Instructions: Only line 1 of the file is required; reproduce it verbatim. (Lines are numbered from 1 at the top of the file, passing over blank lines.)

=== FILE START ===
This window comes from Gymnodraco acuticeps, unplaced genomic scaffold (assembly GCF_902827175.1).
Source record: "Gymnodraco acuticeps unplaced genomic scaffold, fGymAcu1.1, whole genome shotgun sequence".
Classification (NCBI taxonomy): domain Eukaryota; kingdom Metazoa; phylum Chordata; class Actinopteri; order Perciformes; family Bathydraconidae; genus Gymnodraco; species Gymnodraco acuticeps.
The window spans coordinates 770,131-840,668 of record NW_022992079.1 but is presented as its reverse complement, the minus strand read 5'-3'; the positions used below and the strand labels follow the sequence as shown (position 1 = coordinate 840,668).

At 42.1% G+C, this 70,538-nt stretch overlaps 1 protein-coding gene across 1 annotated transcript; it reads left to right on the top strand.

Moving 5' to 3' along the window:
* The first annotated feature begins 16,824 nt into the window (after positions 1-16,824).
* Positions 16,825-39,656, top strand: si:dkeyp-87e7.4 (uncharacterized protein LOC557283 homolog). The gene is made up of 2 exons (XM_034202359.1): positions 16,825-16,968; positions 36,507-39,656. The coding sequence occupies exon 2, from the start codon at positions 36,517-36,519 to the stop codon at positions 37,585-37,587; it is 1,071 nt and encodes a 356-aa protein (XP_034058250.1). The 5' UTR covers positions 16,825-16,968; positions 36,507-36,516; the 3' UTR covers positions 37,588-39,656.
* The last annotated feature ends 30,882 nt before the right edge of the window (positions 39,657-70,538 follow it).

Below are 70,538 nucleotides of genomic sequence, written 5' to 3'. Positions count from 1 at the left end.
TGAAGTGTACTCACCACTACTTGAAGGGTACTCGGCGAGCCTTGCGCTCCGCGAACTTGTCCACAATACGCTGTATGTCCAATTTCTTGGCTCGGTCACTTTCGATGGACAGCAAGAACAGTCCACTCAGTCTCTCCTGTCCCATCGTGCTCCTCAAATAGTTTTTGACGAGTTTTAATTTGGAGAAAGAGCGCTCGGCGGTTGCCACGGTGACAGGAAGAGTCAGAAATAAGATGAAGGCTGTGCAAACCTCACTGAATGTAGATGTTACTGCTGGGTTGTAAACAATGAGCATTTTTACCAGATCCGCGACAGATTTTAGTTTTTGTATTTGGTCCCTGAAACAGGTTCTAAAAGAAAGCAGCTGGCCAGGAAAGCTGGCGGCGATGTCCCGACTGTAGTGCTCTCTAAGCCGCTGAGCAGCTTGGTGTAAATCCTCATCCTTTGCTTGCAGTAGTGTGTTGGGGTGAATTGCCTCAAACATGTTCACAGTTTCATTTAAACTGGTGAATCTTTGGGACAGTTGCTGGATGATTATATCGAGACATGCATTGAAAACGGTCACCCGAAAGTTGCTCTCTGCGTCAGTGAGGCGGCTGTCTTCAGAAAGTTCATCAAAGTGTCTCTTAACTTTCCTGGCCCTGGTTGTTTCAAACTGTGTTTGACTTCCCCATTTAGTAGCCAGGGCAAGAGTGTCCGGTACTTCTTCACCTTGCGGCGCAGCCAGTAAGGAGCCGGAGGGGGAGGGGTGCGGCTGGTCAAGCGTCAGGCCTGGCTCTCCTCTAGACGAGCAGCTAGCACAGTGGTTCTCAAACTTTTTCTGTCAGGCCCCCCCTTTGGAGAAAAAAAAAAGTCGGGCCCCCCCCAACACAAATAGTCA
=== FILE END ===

This window comes from Gymnodraco acuticeps, unplaced genomic scaffold (assembly GCF_902827175.1).